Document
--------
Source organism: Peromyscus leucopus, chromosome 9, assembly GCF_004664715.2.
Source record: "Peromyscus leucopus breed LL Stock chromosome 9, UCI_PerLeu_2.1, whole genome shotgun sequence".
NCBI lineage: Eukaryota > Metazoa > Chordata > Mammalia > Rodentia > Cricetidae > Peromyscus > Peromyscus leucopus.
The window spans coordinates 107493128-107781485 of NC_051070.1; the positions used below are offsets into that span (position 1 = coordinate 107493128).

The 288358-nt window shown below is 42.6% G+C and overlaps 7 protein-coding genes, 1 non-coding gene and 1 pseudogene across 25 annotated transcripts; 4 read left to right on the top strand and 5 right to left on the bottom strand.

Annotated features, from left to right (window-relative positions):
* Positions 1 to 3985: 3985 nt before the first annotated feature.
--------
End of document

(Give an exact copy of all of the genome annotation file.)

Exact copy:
Source organism: Peromyscus leucopus, chromosome 9, assembly GCF_004664715.2.
Source record: "Peromyscus leucopus breed LL Stock chromosome 9, UCI_PerLeu_2.1, whole genome shotgun sequence".
NCBI lineage: Eukaryota > Metazoa > Chordata > Mammalia > Rodentia > Cricetidae > Peromyscus > Peromyscus leucopus.
The window spans coordinates 107493128-107781485 of NC_051070.1; the positions used below are offsets into that span (position 1 = coordinate 107493128).

The 288358-nt window shown below is 42.6% G+C and overlaps 7 protein-coding genes, 1 non-coding gene and 1 pseudogene across 25 annotated transcripts; 4 read left to right on the top strand and 5 right to left on the bottom strand.

Annotated features, from left to right (window-relative positions):
* Positions 1 to 3985: 3985 nt before the first annotated feature.